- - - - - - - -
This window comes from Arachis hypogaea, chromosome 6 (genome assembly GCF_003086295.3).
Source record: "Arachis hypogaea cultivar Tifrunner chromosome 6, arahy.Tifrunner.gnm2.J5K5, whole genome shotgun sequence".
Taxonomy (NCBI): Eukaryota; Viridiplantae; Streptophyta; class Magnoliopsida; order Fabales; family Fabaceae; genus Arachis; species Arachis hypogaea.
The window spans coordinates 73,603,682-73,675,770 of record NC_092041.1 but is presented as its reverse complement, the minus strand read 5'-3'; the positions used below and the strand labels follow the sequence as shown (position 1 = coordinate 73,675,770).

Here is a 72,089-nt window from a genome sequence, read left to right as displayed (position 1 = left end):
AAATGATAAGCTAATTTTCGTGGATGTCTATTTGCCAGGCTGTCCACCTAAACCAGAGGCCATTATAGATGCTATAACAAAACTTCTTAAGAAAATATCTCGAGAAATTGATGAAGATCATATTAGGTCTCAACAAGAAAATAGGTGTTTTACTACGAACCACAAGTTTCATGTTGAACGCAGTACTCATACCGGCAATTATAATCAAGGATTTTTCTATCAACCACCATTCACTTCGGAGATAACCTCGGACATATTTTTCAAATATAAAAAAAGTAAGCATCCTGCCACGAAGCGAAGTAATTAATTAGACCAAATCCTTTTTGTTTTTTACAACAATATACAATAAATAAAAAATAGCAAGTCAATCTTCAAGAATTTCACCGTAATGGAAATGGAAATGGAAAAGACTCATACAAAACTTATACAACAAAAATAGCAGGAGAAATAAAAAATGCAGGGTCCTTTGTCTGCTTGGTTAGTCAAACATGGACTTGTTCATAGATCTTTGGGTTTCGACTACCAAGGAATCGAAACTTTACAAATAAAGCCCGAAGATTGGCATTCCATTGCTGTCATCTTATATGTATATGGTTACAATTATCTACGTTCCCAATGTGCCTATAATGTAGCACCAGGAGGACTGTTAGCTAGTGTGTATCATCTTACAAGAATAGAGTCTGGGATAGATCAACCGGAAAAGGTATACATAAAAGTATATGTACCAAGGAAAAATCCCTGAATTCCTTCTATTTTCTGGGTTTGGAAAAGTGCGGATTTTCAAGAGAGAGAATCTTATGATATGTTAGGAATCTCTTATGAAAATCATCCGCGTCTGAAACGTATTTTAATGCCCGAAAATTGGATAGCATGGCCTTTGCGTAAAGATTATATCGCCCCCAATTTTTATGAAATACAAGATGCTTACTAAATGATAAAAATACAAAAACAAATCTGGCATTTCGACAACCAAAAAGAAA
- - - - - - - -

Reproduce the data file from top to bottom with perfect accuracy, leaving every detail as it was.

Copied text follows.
This window comes from Arachis hypogaea, chromosome 6 (genome assembly GCF_003086295.3).
Source record: "Arachis hypogaea cultivar Tifrunner chromosome 6, arahy.Tifrunner.gnm2.J5K5, whole genome shotgun sequence".
Taxonomy (NCBI): Eukaryota; Viridiplantae; Streptophyta; class Magnoliopsida; order Fabales; family Fabaceae; genus Arachis; species Arachis hypogaea.
The window spans coordinates 73,603,682-73,675,770 of record NC_092041.1 but is presented as its reverse complement, the minus strand read 5'-3'; the positions used below and the strand labels follow the sequence as shown (position 1 = coordinate 73,675,770).

Here is a 72,089-nt window from a genome sequence, read left to right as displayed (position 1 = left end):
AAATGATAAGCTAATTTTCGTGGATGTCTATTTGCCAGGCTGTCCACCTAAACCAGAGGCCATTATAGATGCTATAACAAAACTTCTTAAGAAAATATCTCGAGAAATTGATGAAGATCATATTAGGTCTCAACAAGAAAATAGGTGTTTTACTACGAACCACAAGTTTCATGTTGAACGCAGTACTCATACCGGCAATTATAATCAAGGATTTTTCTATCAACCACCATTCACTTCGGAGATAACCTCGGACATATTTTTCAAATATAAAAAAAGTAAGCATCCTGCCACGAAGCGAAGTAATTAATTAGACCAAATCCTTTTTGTTTTTTACAACAATATACAATAAATAAAAAATAGCAAGTCAATCTTCAAGAATTTCACCGTAATGGAAATGGAAATGGAAAAGACTCATACAAAACTTATACAACAAAAATAGCAGGAGAAATAAAAAATGCAGGGTCCTTTGTCTGCTTGGTTAGTCAAACATGGACTTGTTCATAGATCTTTGGGTTTCGACTACCAAGGAATCGAAACTTTACAAATAAAGCCCGAAGATTGGCATTCCATTGCTGTCATCTTATATGTATATGGTTACAATTATCTACGTTCCCAATGTGCCTATAATGTAGCACCAGGAGGACTGTTAGCTAGTGTGTATCATCTTACAAGAATAGAGTCTGGGATAGATCAACCGGAAAAGGTATACATAAAAGTATATGTACCAAGGAAAAATCCCTGAATTCCTTCTATTTTCTGGGTTTGGAAAAGTGCGGATTTTCAAGAGAGAGAATCTTATGATATGTTAGGAATCTCTTATGAAAATCATCCGCGTCTGAAACGTATTTTAATGCCCGAAAATTGGATAGCATGGCCTTTGCGTAAAGATTATATCGCCCCCAATTTTTATGAAATACAAGATGCTTACTAAATGATAAAAATACAAAAACAAATCTGGCATTTCGACAACCAAAAAGAAA